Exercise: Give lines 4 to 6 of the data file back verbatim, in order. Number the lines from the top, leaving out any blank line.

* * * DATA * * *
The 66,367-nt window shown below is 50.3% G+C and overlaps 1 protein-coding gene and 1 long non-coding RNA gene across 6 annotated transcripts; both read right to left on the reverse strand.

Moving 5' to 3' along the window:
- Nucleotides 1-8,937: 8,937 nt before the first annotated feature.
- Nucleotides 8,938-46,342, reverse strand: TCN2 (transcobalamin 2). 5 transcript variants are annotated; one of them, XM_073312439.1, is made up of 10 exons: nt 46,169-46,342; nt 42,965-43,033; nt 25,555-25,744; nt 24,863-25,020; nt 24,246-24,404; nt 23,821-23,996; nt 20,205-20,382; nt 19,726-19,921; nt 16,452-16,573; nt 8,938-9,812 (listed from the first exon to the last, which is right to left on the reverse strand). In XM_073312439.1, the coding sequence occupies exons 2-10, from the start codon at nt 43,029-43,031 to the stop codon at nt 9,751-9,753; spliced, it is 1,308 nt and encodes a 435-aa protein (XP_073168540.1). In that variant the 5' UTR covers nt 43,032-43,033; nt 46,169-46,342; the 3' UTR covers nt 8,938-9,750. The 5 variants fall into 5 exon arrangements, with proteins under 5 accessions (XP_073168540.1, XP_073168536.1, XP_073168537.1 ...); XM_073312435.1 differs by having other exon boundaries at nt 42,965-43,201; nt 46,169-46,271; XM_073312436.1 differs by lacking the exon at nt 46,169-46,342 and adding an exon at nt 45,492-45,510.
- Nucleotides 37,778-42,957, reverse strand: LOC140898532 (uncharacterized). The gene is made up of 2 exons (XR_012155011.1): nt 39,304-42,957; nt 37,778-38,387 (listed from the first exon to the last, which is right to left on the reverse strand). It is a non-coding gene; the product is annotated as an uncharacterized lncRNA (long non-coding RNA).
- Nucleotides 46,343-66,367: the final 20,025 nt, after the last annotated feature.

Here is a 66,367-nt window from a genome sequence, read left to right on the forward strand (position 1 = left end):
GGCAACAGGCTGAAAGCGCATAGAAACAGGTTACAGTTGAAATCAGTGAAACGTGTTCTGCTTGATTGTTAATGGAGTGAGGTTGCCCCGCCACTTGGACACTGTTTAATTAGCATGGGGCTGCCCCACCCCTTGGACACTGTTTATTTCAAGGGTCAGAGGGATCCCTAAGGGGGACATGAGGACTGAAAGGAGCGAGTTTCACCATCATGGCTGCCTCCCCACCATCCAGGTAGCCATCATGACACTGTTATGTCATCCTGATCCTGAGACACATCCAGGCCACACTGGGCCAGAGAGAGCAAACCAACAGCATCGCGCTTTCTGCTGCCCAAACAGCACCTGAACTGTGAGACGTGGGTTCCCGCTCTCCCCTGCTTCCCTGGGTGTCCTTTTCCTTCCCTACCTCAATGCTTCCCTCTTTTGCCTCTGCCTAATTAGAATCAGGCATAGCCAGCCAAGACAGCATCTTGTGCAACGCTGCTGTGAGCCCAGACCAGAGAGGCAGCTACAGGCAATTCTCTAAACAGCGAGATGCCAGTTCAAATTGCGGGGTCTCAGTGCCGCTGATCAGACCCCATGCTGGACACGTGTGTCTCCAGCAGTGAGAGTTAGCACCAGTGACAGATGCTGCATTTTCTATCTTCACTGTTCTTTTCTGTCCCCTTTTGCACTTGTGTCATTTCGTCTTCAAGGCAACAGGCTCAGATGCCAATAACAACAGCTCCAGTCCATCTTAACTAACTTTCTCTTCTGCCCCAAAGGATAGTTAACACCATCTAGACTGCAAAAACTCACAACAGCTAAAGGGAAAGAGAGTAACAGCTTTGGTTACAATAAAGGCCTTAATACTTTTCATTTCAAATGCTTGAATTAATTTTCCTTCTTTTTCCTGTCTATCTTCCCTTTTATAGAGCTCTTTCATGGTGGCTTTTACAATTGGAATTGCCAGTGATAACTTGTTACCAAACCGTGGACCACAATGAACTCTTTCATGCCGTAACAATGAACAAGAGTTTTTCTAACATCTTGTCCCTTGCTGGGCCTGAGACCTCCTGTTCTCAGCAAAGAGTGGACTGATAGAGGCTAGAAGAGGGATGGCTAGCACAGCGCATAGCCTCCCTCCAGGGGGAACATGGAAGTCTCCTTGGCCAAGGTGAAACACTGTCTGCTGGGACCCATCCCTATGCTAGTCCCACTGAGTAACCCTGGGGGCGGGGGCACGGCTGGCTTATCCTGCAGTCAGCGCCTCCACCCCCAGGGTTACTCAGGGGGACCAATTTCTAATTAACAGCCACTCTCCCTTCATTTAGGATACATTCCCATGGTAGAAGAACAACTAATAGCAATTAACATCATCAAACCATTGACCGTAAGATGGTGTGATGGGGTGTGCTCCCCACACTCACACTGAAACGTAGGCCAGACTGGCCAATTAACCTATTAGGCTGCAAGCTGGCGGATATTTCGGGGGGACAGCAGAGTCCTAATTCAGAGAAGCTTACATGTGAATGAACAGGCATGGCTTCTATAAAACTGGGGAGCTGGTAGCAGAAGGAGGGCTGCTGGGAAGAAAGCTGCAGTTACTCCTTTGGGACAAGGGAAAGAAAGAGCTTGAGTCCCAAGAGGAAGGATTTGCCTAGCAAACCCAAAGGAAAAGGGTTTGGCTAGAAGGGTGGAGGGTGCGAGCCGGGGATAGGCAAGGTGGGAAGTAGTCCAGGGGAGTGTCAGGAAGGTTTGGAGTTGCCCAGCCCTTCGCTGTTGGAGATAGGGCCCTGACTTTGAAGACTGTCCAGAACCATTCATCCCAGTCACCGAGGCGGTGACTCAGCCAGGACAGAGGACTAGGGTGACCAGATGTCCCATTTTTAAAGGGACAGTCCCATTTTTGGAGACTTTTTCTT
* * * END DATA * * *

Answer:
- Nucleotides 8,938-46,342, reverse strand: TCN2 (transcobalamin 2). 5 transcript variants are annotated; one of them, XM_073312439.1, is made up of 10 exons: nt 46,169-46,342; nt 42,965-43,033; nt 25,555-25,744; nt 24,863-25,020; nt 24,246-24,404; nt 23,821-23,996; nt 20,205-20,382; nt 19,726-19,921; nt 16,452-16,573; nt 8,938-9,812 (listed from the first exon to the last, which is right to left on the reverse strand). In XM_073312439.1, the coding sequence occupies exons 2-10, from the start codon at nt 43,029-43,031 to the stop codon at nt 9,751-9,753; spliced, it is 1,308 nt and encodes a 435-aa protein (XP_073168540.1). In that variant the 5' UTR covers nt 43,032-43,033; nt 46,169-46,342; the 3' UTR covers nt 8,938-9,750. The 5 variants fall into 5 exon arrangements, with proteins under 5 accessions (XP_073168540.1, XP_073168536.1, XP_073168537.1 ...); XM_073312435.1 differs by having other exon boundaries at nt 42,965-43,201; nt 46,169-46,271; XM_073312436.1 differs by lacking the exon at nt 46,169-46,342 and adding an exon at nt 45,492-45,510.
- Nucleotides 37,778-42,957, reverse strand: LOC140898532 (uncharacterized). The gene is made up of 2 exons (XR_012155011.1): nt 39,304-42,957; nt 37,778-38,387 (listed from the first exon to the last, which is right to left on the reverse strand). It is a non-coding gene; the product is annotated as an uncharacterized lncRNA (long non-coding RNA).
- Nucleotides 46,343-66,367: the final 20,025 nt, after the last annotated feature.